EU, Singapore Conclude Far-Reaching Trade Deal

By Philip Blenkinsop 20 September 2013

BRUSSELS — The European Union and Singapore submitted for approval on Friday one of the world’s most comprehensive free trade agreements, which the EU sees as a stepping stone towards a wider deal with Southeast Asia.

The chief negotiators of both sides presented the entire text of the agreement on Friday after initialing each page of the roughly 1,000-page document.

Subject to approval in Singapore and by the 28 EU member states and the European Parliament, the agreement should enter into force in late 2014 or early 2015.

Trade in goods between the two topped 52 billion euros (about US $70 billion) in 2012 and in services 28 billion euros ($38 billion) in 2011. Mutual investment has reached 190 billion euros ($256 billion).

The European Union sees a free trade deal as opening the door to a deal with other members of the 10-nation Association of Southeast Asian Nations (Asean), which has set a goal of economic integration by 2015.

The EU and Asean launched free trade talks in 2007, but abandoned them two years later, the EU choosing instead to conduct bilateral talks with individual members.

The European Commission is already negotiating free trade accords with Malaysia and Vietnam and launched talks in March with Thailand.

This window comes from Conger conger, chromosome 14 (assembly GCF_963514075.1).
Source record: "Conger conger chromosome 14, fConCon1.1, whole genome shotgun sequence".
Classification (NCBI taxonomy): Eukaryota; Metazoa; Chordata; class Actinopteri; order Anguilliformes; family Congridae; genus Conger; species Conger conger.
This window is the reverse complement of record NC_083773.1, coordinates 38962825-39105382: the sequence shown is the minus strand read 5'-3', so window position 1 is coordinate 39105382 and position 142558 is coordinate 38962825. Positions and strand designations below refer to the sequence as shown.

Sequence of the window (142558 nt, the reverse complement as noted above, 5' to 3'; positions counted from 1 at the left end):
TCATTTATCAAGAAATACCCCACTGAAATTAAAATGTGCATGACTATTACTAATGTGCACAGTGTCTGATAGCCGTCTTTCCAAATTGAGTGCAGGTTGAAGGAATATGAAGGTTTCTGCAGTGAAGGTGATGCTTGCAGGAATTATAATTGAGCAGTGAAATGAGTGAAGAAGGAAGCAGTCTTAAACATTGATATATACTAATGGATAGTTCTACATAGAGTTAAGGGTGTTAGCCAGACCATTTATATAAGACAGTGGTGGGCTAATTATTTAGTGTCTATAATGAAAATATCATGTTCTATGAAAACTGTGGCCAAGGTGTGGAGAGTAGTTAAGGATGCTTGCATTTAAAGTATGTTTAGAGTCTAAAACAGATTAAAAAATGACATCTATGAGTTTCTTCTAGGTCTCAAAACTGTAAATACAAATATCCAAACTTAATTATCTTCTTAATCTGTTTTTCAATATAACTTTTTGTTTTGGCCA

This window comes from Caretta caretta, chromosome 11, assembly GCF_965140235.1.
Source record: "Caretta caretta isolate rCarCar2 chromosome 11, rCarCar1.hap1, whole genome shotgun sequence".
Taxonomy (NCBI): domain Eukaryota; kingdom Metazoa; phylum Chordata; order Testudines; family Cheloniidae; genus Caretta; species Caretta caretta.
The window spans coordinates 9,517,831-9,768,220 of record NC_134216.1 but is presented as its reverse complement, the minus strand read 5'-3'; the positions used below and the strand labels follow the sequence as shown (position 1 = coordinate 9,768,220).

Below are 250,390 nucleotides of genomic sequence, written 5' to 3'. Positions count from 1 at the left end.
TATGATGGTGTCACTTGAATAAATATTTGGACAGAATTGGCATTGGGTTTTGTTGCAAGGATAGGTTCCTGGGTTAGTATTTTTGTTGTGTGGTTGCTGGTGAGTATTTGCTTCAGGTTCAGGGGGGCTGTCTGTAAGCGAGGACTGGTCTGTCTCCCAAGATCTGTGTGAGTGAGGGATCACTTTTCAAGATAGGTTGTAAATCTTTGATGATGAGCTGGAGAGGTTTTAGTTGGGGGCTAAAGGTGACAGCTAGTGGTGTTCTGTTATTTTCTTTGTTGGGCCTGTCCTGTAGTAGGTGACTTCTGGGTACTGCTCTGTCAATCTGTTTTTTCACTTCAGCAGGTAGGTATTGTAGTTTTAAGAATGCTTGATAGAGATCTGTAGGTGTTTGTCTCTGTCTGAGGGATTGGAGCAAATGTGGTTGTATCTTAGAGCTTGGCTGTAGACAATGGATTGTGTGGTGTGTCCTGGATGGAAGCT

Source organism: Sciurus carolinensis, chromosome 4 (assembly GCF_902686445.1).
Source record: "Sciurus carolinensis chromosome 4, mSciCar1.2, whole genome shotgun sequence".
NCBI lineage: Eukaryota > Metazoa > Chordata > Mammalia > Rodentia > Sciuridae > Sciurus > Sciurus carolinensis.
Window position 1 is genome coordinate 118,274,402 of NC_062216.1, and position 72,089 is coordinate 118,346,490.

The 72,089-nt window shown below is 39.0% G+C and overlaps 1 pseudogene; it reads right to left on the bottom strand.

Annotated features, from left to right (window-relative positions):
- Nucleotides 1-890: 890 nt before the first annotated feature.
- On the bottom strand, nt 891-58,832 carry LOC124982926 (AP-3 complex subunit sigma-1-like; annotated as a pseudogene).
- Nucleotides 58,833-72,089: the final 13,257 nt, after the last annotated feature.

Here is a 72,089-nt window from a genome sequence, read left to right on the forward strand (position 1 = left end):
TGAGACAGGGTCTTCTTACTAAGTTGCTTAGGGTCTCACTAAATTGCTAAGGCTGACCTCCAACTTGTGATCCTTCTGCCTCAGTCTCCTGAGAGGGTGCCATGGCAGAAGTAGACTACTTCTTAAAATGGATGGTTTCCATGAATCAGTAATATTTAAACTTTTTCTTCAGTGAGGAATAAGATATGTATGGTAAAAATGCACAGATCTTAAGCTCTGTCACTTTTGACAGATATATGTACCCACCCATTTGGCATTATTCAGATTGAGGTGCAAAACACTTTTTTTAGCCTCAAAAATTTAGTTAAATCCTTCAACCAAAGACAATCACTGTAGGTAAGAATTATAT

Singapore has a population of just 5 million people, against some 600 million for the whole of Asean, but accounts for about a third of all EU-Asean trade and more than 60 percent of all investment between the two regions.

The deal goes beyond many other free trade accords in committing to open up public procurement, an area where the EU has many leading suppliers, and agreeing on technical standards in areas such motor vehicles, electronics and green technologies.

For example, a car made according to EU standards will be accepted for sale in Singapore.

The European Union also gains better protection of “geographical indications”, region-specific products such as Parma ham or champagne.

EU tariffs on virtually all items from Singapore will disappear over five years. Singapore has committed to its existing zero tariffs on EU imports.

Singapore is likely to benefit from reduced tariffs for pharmaceutical and petrochemical products.

In services, particularly financial, the agreement will ensure the right to sell directly or establish branches in each other’s markets and promises to provide greater transparency over the award of licenses.